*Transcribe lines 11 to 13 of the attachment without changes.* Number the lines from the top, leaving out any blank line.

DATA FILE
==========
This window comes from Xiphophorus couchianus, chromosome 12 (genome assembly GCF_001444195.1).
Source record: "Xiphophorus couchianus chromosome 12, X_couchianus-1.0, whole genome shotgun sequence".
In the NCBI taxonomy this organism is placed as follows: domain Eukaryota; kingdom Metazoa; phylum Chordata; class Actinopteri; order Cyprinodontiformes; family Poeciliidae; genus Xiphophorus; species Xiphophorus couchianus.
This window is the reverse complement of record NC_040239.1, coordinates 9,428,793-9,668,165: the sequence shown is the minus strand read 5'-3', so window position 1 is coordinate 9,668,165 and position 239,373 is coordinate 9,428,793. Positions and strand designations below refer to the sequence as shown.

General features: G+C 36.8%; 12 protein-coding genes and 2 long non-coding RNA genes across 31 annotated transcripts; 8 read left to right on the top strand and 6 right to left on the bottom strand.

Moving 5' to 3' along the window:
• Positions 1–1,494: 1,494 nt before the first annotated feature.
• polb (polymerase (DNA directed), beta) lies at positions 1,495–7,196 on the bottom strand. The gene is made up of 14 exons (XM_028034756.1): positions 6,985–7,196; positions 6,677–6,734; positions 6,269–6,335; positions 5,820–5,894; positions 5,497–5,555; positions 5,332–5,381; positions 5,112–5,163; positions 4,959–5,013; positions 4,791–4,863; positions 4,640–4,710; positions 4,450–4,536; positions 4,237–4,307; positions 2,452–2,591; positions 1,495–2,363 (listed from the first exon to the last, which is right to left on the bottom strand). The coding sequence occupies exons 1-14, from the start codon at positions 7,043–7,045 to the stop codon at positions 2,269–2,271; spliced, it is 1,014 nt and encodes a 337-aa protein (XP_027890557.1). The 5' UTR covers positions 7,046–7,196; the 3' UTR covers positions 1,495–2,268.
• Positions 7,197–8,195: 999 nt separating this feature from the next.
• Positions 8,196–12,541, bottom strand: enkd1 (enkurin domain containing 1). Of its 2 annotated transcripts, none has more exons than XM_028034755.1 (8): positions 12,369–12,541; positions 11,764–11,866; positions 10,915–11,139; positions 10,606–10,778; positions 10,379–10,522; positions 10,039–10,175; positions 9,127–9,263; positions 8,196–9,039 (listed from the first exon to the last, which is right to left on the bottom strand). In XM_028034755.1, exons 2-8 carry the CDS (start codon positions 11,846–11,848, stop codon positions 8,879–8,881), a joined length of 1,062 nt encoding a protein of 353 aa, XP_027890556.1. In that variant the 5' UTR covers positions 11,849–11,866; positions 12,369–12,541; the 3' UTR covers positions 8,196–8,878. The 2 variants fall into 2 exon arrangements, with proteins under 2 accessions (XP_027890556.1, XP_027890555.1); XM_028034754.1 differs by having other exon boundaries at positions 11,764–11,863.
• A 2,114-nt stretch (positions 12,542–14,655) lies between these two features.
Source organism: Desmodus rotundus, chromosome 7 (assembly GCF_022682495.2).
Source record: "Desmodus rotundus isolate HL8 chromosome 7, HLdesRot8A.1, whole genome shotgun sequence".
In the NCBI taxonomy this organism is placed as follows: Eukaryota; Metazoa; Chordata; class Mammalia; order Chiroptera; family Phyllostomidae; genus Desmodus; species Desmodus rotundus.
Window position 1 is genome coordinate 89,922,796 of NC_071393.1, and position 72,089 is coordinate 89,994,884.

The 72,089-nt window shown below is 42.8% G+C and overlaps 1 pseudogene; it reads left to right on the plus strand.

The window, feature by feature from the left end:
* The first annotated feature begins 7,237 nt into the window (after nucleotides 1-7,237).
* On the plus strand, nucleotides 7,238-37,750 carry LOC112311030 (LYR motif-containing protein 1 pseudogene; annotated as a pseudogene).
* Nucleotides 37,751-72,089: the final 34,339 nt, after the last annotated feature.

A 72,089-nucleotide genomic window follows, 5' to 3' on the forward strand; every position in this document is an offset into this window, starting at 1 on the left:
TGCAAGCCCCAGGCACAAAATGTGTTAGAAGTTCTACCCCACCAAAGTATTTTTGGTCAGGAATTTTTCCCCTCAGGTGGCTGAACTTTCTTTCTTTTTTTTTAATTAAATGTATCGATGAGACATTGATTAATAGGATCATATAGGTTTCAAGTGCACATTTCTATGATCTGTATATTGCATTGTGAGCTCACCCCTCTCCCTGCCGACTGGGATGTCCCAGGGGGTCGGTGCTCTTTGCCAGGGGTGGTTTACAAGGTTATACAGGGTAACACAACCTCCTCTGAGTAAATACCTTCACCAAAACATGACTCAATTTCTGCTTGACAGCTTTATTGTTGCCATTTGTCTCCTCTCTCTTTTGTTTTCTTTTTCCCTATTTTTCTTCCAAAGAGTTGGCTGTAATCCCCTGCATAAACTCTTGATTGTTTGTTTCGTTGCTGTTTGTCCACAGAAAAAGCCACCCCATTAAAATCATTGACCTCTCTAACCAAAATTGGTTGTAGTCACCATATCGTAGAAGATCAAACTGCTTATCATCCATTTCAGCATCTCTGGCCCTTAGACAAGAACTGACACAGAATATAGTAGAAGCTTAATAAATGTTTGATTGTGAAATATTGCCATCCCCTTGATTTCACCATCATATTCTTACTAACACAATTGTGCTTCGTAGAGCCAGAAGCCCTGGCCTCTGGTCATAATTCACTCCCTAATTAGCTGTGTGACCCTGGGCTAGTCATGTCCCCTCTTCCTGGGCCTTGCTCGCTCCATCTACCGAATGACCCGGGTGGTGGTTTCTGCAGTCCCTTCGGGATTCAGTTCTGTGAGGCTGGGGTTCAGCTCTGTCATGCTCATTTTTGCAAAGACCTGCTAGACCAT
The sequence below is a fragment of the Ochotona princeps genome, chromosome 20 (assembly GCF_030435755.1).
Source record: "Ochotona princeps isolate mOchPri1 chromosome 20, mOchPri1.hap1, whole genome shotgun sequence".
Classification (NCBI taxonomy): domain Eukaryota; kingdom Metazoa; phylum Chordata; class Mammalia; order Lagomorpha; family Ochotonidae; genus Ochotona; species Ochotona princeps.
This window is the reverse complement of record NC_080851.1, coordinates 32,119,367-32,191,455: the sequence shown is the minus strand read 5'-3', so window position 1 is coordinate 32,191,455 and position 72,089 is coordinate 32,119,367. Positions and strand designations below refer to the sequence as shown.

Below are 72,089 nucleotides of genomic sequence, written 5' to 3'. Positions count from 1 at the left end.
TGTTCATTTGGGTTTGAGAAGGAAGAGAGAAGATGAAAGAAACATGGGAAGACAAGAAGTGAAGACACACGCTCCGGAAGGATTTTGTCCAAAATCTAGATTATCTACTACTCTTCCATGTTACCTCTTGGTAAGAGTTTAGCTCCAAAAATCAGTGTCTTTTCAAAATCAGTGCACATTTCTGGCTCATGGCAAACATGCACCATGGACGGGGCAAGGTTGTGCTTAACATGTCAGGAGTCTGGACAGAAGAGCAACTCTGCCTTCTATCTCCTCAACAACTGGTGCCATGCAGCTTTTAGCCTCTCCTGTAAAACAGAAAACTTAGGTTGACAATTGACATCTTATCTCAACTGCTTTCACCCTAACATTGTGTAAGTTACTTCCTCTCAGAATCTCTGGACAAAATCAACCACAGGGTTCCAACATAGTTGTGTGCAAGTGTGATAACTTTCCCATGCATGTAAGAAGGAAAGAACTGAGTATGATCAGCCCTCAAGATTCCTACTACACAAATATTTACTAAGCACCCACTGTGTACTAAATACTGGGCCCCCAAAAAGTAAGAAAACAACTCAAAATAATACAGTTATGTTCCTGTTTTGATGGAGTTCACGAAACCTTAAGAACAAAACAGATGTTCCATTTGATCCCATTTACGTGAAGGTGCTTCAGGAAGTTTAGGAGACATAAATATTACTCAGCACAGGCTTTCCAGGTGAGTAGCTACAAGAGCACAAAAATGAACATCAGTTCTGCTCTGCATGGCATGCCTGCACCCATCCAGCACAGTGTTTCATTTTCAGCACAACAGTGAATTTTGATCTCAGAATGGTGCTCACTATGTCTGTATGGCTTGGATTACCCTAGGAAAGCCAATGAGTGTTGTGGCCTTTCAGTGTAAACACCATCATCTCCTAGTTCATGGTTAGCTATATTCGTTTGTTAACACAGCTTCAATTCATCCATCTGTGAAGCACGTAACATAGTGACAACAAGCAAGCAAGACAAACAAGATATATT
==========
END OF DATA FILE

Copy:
• A 2,114-nt stretch (positions 12,542–14,655) lies between these two features.
Source organism: Desmodus rotundus, chromosome 7 (assembly GCF_022682495.2).
Source record: "Desmodus rotundus isolate HL8 chromosome 7, HLdesRot8A.1, whole genome shotgun sequence".